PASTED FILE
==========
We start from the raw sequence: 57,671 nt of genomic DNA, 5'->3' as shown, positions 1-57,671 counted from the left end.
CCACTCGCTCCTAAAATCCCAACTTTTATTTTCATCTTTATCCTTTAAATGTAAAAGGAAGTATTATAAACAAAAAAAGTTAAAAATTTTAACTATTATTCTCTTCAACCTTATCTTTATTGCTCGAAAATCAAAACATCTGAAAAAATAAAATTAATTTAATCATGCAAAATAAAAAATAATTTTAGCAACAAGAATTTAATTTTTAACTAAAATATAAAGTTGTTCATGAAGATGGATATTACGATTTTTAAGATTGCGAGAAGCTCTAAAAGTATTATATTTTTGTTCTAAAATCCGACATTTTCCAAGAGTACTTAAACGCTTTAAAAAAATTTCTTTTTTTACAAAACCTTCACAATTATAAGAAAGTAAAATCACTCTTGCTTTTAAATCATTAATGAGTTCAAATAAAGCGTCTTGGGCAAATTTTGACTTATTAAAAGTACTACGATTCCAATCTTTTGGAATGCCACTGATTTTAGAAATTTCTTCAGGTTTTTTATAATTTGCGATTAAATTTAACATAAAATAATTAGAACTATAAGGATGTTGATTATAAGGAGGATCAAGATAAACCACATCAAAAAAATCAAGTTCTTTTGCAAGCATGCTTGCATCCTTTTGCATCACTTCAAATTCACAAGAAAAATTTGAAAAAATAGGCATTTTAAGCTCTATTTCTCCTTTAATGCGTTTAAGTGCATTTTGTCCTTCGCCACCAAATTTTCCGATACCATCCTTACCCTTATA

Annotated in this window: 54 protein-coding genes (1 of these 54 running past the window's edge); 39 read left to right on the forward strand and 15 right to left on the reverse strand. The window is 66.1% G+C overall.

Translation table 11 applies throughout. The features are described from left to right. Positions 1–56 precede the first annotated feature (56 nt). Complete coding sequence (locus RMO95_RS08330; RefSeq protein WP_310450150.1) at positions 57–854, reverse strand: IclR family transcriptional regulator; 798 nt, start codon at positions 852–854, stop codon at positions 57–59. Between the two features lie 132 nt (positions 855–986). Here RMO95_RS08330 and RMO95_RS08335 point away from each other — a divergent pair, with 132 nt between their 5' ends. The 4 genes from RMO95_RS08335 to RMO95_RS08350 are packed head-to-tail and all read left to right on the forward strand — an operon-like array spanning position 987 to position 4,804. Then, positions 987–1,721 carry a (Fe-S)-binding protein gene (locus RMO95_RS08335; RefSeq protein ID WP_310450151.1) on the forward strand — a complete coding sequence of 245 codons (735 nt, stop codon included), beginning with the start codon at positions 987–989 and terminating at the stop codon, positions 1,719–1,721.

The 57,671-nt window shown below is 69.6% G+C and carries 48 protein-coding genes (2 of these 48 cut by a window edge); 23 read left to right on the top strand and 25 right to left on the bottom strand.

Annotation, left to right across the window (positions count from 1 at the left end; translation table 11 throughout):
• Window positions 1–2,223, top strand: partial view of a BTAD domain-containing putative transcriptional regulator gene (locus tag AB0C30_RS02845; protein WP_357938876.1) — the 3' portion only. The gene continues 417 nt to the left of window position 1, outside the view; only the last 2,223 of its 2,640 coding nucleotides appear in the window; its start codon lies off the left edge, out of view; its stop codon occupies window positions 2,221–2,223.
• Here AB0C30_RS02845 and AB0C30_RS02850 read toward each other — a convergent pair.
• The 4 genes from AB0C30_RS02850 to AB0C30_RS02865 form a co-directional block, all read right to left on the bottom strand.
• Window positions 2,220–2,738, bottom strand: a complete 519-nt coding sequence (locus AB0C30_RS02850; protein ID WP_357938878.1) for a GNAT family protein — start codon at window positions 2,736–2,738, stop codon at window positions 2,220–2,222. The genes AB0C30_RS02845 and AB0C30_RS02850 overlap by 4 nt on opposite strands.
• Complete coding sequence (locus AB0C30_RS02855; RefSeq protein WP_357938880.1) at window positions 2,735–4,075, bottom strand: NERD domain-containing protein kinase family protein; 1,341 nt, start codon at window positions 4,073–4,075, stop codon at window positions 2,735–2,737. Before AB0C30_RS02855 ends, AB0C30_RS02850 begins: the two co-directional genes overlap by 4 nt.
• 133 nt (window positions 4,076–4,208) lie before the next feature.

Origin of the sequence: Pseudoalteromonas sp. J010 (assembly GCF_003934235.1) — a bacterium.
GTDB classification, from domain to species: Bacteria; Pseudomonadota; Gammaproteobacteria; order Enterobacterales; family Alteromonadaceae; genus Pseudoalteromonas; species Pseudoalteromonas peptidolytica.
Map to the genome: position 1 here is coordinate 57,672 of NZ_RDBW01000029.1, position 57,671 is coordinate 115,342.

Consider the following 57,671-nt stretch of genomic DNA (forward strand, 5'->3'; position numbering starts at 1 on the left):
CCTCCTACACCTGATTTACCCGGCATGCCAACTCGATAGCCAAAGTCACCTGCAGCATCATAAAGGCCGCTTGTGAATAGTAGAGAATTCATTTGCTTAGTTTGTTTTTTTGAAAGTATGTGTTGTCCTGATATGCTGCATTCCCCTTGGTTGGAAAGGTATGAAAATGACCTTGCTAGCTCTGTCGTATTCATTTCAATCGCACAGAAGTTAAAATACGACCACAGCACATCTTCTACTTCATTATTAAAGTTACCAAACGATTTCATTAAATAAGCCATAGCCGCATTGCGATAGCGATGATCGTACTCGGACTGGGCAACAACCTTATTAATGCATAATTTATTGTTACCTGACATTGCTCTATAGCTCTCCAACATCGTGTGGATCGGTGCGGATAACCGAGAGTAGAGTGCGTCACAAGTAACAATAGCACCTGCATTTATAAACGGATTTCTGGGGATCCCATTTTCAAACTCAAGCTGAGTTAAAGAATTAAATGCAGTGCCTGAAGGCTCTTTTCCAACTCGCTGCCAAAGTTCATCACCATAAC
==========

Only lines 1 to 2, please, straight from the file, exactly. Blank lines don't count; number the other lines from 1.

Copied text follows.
We start from the raw sequence: 57,671 nt of genomic DNA, 5'->3' as shown, positions 1-57,671 counted from the left end.
CCACTCGCTCCTAAAATCCCAACTTTTATTTTCATCTTTATCCTTTAAATGTAAAAGGAAGTATTATAAACAAAAAAAGTTAAAAATTTTAACTATTATTCTCTTCAACCTTATCTTTATTGCTCGAAAATCAAAACATCTGAAAAAATAAAATTAATTTAATCATGCAAAATAAAAAATAATTTTAGCAACAAGAATTTAATTTTTAACTAAAATATAAAGTTGTTCATGAAGATGGATATTACGATTTTTAAGATTGCGAGAAGCTCTAAAAGTATTATATTTTTGTTCTAAAATCCGACATTTTCCAAGAGTACTTAAACGCTTTAAAAAAATTTCTTTTTTTACAAAACCTTCACAATTATAAGAAAGTAAAATCACTCTTGCTTTTAAATCATTAATGAGTTCAAATAAAGCGTCTTGGGCAAATTTTGACTTATTAAAAGTACTACGATTCCAATCTTTTGGAATGCCACTGATTTTAGAAATTTCTTCAGGTTTTTTATAATTTGCGATTAAATTTAACATAAAATAATTAGAACTATAAGGATGTTGATTATAAGGAGGATCAAGATAAACCACATCAAAAAAATCAAGTTCTTTTGCAAGCATGCTTGCATCCTTTTGCATCACTTCAAATTCACAAGAAAAATTTGAAAAAATAGGCATTTTAAGCTCTATTTCTCCTTTAATGCGTTTAAGTGCATTTTGTCCTTCGCCACCAAATTTTCCGATACCATCCTTACCCTTATA